As noted by contributor ‘Ally A’, to the LinkedIn post about the Yahoo Boys from Matt Burgess of Wired, a key piece of advice to people who may be involved in these kinds of romantic video calls is: “You can’t trust your eyes and ears anymore. If you can’t meet the person you are talking to online IN PERSON within 2-3 weeks of meeting, you have to assume that they are a scammer.” 

AI Advances Helping Scammers

The proliferation of AI technologies and their integration into various applications has inadvertently facilitated the activities of online scammers, including those involved in romance scams. AI-driven tools can now generate realistic and engaging text or images, enabling scammers to create convincing fake profiles and carry out sustained, personalised interactions without much effort – just as the Yahoo Boys have been doing. These sophisticated (but now widely available) tools can help scammers tailor their messages and responses based on the victim’s preferences and responses, making the deceit more believable. As a result, the barrier to entry for conducting such scams is lowered, allowing even those with minimal technical skills to now execute complex and convincing scams, thereby increasing the potential for exploitation and harm to unsuspecting individuals.

How To Protect Yourself 

In addition to Rachel Tobac’s tip for spotting deepfakes (such as those used by the Yahoo Boys), some of the key ways people can protect themselves from falling victim to romance scammers, include:

– Verify profiles. Conduct reverse image searches of profile pictures to check if they appear elsewhere on the internet, which can indicate a stolen image.

– Slow down. Be cautious with individuals who escalate the relationship too quickly or profess love unusually early!

– Keep personal information private. Avoid sharing sensitive personal information such as your address, financial details, or social security number.

– Be very skeptical of requests for money. Be highly suspicious if the person you are communicating with requests money, especially if it is for an emergency or a seemingly urgent matter.

– Use secure communication channels. Stick to the platform’s messaging services and avoid switching to less secure or private communication methods too soon.

– Seek second opinions. Discuss your online relationship with friends or family to gain outside perspectives, especially if something feels off.

– Report suspicious behavior. Report any suspicious profiles or messages to the dating platform and consider filing a complaint with relevant authorities if you suspect a scam.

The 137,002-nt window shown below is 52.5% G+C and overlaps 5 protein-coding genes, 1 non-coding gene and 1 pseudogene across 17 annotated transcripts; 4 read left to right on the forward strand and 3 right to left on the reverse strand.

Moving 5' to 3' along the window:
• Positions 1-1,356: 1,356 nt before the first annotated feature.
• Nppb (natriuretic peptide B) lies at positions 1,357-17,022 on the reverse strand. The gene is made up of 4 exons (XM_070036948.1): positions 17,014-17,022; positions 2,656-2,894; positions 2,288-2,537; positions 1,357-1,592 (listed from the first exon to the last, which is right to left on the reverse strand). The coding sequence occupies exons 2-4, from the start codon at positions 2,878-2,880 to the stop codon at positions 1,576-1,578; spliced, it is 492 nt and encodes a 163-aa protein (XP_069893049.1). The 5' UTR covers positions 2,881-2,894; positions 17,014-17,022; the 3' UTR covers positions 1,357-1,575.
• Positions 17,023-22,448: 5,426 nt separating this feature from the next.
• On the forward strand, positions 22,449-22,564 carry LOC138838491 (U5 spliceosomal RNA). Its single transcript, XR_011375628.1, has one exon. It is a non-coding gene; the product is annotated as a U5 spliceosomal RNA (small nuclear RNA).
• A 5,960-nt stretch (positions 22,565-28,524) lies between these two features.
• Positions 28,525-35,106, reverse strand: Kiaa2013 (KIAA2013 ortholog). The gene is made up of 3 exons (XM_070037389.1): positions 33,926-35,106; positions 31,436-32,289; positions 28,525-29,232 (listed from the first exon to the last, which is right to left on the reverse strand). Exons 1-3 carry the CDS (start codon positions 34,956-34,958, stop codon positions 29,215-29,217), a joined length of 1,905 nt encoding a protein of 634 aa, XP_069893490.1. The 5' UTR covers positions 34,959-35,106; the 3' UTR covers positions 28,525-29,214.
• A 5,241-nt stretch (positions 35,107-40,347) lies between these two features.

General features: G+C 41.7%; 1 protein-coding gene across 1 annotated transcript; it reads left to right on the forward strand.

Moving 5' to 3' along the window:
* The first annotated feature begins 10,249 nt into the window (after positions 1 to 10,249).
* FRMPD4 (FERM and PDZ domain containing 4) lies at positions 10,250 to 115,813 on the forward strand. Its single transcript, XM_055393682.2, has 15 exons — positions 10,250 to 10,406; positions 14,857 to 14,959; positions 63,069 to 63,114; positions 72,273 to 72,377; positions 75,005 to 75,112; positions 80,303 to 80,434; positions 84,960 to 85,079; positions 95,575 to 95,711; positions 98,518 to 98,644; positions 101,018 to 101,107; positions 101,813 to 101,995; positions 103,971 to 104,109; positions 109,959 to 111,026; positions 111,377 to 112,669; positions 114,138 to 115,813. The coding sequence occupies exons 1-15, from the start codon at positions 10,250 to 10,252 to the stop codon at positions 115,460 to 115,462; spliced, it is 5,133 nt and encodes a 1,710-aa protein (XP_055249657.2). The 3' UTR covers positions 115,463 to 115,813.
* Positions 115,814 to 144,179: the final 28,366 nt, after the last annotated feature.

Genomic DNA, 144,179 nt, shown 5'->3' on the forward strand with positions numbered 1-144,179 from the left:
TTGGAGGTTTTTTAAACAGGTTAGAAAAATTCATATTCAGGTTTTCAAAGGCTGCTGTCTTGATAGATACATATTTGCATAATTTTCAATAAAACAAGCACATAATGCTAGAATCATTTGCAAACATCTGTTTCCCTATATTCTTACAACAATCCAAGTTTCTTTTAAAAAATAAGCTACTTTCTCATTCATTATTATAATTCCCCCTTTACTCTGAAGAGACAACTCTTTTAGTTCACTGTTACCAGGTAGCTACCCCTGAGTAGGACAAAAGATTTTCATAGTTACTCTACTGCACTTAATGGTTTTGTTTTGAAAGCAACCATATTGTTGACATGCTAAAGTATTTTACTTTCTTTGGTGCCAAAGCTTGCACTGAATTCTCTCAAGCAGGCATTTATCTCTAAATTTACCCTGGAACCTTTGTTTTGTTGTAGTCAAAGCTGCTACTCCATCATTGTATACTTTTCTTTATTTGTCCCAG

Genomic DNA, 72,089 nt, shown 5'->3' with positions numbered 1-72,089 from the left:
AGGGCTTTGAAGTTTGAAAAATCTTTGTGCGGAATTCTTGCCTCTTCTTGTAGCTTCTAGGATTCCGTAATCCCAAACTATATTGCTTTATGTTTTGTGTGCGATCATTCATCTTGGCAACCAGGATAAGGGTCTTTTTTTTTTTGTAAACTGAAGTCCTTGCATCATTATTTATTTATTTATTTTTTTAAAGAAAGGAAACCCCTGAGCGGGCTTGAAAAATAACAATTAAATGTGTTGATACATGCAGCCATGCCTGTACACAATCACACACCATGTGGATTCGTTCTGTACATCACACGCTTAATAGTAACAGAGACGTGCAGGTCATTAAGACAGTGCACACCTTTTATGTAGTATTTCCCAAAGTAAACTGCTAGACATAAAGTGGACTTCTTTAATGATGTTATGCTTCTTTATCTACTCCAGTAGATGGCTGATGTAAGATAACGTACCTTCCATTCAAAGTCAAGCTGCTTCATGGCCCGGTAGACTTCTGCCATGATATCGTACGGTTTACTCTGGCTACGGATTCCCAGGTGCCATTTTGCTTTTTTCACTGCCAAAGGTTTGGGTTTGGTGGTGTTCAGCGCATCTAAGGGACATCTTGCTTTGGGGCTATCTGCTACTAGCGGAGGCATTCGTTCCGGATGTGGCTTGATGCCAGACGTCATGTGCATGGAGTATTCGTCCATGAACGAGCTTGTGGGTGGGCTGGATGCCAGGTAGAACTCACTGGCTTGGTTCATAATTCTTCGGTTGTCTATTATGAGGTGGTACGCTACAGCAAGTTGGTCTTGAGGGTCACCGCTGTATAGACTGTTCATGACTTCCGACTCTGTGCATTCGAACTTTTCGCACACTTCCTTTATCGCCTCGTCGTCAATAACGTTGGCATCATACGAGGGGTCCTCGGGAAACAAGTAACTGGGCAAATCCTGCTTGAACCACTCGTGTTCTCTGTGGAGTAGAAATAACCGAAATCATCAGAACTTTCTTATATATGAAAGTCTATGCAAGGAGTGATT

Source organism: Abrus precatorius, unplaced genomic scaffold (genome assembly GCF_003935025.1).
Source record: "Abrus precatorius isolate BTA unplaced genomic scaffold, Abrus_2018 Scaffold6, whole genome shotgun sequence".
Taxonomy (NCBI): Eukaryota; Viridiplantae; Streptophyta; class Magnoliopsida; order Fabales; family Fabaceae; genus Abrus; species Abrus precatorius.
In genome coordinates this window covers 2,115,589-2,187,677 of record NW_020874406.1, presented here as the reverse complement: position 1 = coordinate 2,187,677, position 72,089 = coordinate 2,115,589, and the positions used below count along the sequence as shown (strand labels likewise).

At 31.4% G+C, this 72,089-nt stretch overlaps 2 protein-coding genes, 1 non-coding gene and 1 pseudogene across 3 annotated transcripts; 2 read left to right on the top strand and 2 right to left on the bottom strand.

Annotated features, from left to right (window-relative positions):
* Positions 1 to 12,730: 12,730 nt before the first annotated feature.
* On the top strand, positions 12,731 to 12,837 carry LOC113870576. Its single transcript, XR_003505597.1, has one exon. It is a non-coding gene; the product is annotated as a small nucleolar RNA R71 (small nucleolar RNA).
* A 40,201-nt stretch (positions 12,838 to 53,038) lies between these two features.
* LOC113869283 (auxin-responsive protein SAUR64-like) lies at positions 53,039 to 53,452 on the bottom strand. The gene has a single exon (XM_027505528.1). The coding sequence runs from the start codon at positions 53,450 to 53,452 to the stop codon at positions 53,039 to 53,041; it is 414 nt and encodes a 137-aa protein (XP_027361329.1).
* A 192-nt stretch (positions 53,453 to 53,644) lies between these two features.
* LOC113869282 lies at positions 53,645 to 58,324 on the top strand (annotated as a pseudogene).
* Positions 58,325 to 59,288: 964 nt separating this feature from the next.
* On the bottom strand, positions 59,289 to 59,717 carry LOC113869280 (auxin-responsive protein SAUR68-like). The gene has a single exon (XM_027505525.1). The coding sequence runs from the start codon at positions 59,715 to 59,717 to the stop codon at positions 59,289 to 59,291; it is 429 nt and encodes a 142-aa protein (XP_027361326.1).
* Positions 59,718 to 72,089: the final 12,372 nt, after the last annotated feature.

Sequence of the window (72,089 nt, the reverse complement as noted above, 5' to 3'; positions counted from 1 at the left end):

What Does This Mean For Your Business?

For businesses, understanding the dynamics of the evolving scam landscape, as demonstrated by the techniques employed by the “Yahoo Boys”, is crucial. These scammers, using readily available AI technologies such as deepfakes and real-time face-swapping, underscore a growing trend in cybercrime that leverages cutting-edge technology to exploit vulnerabilities in human psychology, particularly through emotional engagement.

The decentralised nature of these scam networks (where individuals or small groups operate in loose associations while sharing tactics and tools), presents a significant challenge to traditional cybersecurity measures. They operate with a brazen openness, often flaunting their capabilities on social media, which shows a troubling confidence in their ability to evade detection.

The ease of access to AI tools means that the sophistication of scams can evolve as quickly as the technology develops. For businesses, this represents a clear and present danger not just in the form of romance scams targeted at individuals, but as a harbinger of more advanced AI-driven threats that could target companies directly. Phishing scams, impersonation, and business email compromise are just a few examples where similar technologies could be used to deceive employees or manipulate systems for fraudulent purposes.

To safeguard against these threats, businesses need to enhance their defensive strategies by incorporating advanced detection systems that can identify anomalies in communication patterns, authenticate digital identities more robustly, and monitor for signs of emerging threats such as deepfakes. Training employees to recognise and report potential scams is also vital. Creating a culture of security awareness and providing tools to verify information independently can act as a crucial barrier against deception.